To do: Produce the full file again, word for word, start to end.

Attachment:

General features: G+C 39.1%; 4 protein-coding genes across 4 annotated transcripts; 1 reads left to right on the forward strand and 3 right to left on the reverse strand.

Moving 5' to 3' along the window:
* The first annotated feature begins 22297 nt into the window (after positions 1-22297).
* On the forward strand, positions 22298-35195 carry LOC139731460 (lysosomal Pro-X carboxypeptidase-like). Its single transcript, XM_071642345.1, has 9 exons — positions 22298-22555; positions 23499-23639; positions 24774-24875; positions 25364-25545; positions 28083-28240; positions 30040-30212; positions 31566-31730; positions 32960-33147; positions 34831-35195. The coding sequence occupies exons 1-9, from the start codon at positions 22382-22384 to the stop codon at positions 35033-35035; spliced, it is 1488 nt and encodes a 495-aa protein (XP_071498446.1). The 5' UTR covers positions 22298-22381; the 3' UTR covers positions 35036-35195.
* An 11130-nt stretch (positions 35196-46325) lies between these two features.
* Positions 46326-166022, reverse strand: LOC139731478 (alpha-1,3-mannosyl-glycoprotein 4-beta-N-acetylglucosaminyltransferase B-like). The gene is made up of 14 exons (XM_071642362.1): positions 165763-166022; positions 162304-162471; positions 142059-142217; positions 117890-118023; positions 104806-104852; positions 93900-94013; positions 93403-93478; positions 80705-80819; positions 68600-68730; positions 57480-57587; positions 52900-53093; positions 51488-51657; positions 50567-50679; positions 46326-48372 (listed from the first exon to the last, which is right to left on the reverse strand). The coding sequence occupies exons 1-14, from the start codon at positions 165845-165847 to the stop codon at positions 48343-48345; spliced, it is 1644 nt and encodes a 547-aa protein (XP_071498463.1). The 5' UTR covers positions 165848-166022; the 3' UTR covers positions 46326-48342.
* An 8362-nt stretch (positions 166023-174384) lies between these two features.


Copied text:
General features: G+C 39.1%; 4 protein-coding genes across 4 annotated transcripts; 1 reads left to right on the forward strand and 3 right to left on the reverse strand.

Moving 5' to 3' along the window:
* The first annotated feature begins 22297 nt into the window (after positions 1-22297).
* On the forward strand, positions 22298-35195 carry LOC139731460 (lysosomal Pro-X carboxypeptidase-like). Its single transcript, XM_071642345.1, has 9 exons — positions 22298-22555; positions 23499-23639; positions 24774-24875; positions 25364-25545; positions 28083-28240; positions 30040-30212; positions 31566-31730; positions 32960-33147; positions 34831-35195. The coding sequence occupies exons 1-9, from the start codon at positions 22382-22384 to the stop codon at positions 35033-35035; spliced, it is 1488 nt and encodes a 495-aa protein (XP_071498446.1). The 5' UTR covers positions 22298-22381; the 3' UTR covers positions 35036-35195.
* An 11130-nt stretch (positions 35196-46325) lies between these two features.
* Positions 46326-166022, reverse strand: LOC139731478 (alpha-1,3-mannosyl-glycoprotein 4-beta-N-acetylglucosaminyltransferase B-like). The gene is made up of 14 exons (XM_071642362.1): positions 165763-166022; positions 162304-162471; positions 142059-142217; positions 117890-118023; positions 104806-104852; positions 93900-94013; positions 93403-93478; positions 80705-80819; positions 68600-68730; positions 57480-57587; positions 52900-53093; positions 51488-51657; positions 50567-50679; positions 46326-48372 (listed from the first exon to the last, which is right to left on the reverse strand). The coding sequence occupies exons 1-14, from the start codon at positions 165845-165847 to the stop codon at positions 48343-48345; spliced, it is 1644 nt and encodes a 547-aa protein (XP_071498463.1). The 5' UTR covers positions 165848-166022; the 3' UTR covers positions 46326-48342.
* An 8362-nt stretch (positions 166023-174384) lies between these two features.